Super needs massive changes

The Productivity Commission released a report this week basically saying that super was stuffed for most Aussies. It says some funds continuously underperform, and a lot of workers have accidentally ended up with multiple accounts. 


Are you one of the thousands of Aussies who tend to zone out when someone starts talking about super? Here’s the basics:

  • Superannuation is  basically a fund set aside in your name. If you’re an employee in Australia it’s compulsory that you have one. Chances are your employer(s) set you up with one when you were first hired.
  • Every time you get paid, an amount goes towards tax, and another amount goes towards super. The super amount is locked away until your retirement age. When you retire: yippee, you get your super. The theory is that that amount should hopefully keep you afloat until you die, saving the government a whole lot of money in welfare trying to take care of your senior citizen self.
  • You have the power to choose your super fund, but many people don’t bother. Super funds are basically just investment funds. You’re effectively paying a superannuation agent to hold onto your funds and invest them for you in a whole range of stocks. Most agencies will give you the option to invest in a high risk, high reward portfolio, or a more stable but lower return portfolio. But again, most don’t bother. Most also don’t worry about looking at what fees the agencies are taking off the top of their super.

If you’re clueless about super, or just want a really thorough and simple guide to choosing a fund that’s right for you, I can’t recommend The Barefoot Investor enough.


 

The report found that there’s ten million unintended multiple accounts out there – that’s about a third of all of them. It’s costing people around $2.6 billion in unintended fees. The Productivity Commission is recommending a system whereby you’d only be put into a default account once, on your first job. Plus, the Commission wants to make it rarer that you’d be lumped with a default fund, instead being given a list of ten to choose from.

Bugger off Barnaby

Barnaby’s in a right state. Again. Believe it or not he’s still an active politician. The whole scandal with his new partner forced him to step down from his leadership position, but he’s still still in Parliament. But he’s now taking extended leave after it was revealed he accepted cash to conduct an interview with his partner, despite pleading for privacy from the media.  Barnaby also has an autobiography coming out in August. Some of Barnaby’s Liberal colleagues, like Minister Kelly O’Dwyer, have criticised his actions. The federal opposition is noticeably silent. The Age reckons it’s out of concern for Barnaby’s personal welfare. In fact, Labor immediately agreed to ‘a pair’ – removing own of the own politicians from votes to even out the numbers while Barnaby’s away.

Face matching tech

Over the last few months, the government’s been getting awfully excited about facial matching technology that it says could help with low-level crimes. It would mean facial data being shared across multiple agencies. In October, the states agreed to sharing the data in principle. But this week, the Human Rights Law Centre joined a chorus of growing concern, previously voiced by the state government of Victoria and the Law Council of Australia. They reckon the system risks racial bias, and the current proposed regulations aren’t nearly sufficient to properly regulate the uses of the technology. Their warnings are part of a submission to a parliamentary committee inquiry which is currently looking at the government’s proposal.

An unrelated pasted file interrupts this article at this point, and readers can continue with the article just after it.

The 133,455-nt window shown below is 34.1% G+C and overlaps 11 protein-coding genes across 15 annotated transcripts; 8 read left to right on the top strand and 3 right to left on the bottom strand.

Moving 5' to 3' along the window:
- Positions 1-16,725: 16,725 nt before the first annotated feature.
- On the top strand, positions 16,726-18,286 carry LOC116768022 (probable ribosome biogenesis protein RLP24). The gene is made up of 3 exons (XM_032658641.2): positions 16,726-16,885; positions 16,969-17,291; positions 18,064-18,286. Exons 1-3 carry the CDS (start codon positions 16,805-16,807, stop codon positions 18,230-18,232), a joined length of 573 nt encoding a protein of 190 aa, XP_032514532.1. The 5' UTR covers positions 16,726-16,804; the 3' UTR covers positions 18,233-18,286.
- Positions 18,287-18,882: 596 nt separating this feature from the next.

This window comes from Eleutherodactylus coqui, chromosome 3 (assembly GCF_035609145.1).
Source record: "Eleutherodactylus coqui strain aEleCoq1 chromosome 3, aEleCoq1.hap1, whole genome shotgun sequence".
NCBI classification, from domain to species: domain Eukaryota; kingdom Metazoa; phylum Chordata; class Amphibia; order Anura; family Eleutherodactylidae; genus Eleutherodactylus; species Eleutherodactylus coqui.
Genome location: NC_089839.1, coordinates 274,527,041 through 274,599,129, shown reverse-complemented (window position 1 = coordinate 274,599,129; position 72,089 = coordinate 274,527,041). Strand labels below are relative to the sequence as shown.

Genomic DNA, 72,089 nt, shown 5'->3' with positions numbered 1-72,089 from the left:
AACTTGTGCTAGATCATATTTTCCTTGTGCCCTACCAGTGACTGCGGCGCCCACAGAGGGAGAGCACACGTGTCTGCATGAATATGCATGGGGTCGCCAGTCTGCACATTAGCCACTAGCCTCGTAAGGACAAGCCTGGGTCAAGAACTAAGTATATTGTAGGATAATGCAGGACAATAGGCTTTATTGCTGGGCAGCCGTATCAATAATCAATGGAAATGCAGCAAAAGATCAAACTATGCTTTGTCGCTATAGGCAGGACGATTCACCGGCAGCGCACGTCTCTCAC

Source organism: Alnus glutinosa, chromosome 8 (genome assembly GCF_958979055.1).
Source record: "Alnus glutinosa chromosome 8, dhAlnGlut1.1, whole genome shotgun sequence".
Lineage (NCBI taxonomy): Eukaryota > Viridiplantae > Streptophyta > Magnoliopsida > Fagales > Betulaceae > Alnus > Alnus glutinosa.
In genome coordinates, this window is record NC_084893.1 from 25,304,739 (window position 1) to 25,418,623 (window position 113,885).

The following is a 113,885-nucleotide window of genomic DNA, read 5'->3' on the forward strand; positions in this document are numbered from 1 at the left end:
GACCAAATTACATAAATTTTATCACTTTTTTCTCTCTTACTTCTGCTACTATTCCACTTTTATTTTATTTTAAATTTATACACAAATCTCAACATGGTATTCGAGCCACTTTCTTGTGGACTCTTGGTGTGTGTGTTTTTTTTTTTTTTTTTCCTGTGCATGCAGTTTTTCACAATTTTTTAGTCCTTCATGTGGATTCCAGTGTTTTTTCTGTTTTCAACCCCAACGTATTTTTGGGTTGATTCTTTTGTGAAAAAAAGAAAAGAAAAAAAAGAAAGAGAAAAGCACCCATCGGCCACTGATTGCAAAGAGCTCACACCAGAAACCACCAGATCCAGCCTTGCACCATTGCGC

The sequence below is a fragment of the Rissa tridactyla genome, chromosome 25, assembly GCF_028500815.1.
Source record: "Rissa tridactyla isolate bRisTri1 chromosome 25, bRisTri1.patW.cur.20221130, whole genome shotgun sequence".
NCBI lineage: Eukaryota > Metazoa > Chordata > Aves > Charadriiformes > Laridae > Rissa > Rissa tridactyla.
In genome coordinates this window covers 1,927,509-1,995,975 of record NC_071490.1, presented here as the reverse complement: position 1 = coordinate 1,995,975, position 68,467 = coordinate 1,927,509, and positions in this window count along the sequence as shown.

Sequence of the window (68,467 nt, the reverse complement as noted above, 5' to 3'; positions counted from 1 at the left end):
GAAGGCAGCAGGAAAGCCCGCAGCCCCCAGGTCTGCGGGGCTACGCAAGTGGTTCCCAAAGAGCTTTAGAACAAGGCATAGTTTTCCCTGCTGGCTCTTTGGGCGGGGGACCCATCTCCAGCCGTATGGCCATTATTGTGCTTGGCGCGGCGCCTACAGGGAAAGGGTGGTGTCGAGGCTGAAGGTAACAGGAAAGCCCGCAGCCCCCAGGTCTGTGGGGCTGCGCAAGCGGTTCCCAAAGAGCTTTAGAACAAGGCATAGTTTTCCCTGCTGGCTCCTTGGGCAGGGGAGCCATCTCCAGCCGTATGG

Russian Journalist Fakes own murder

It’s a cross between an episode of The Simpsons and a James Bond film. Arkady Babchenko, a Russian journalist, faked his own death this week in an effort to thwart an assassination attempt. Apparently under attack from Moscow, Babchenko worked with Ukraine to fabricate a story. He even lied to his wife about his ‘death’, disappearing off the map for 24 hours while the world’s media told everyone he’d been shot and killed. Babchenko works for a liberal newspaper. Six of his colleagues have been killed for real. Allegedly, the Russian secret service had hired a ‘middle man’ to take out Babchenko. The middle men were arrested when Babchenko turned up ‘dead’. 

The whole episode has garnered a mixture of acclaim and disgust around the world. In the era of ‘fake news’, Ukraine has done little to give their military services credibility.

Korea & US Latest

Late last week, after days of teasing, Trump pulled out of the planned negotiations with North Korea, citing the North’s “tremendous anger and open hostility” in recent public statements as the specific reason for canceling. 

But since then speculation has been rife about the talks re-commencing. Players on both sides are trying to save the talks, and there’s a whole bunch of high-level meetings going on to try and pull it all together. It may yet happen. 

The summit was originally planned for the 12th of June. 

Kashmir Peace?

Their is optimism for the first time in years on the Kashmir Border between India and Pakistan, where a cease fire has been called. Weekly shelling has been a part of life for many months now, and tens of thousands have been displaced by violence.

Ireland and Abortion

In a landslide result, Ireland held a nation-wide vote on abortion reform and opted in favour of changing the current law. We did a deep dive into the current state of abortion laws in Australia earlier in the week. 


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Photo at the top thanks to Guardian Media Services.

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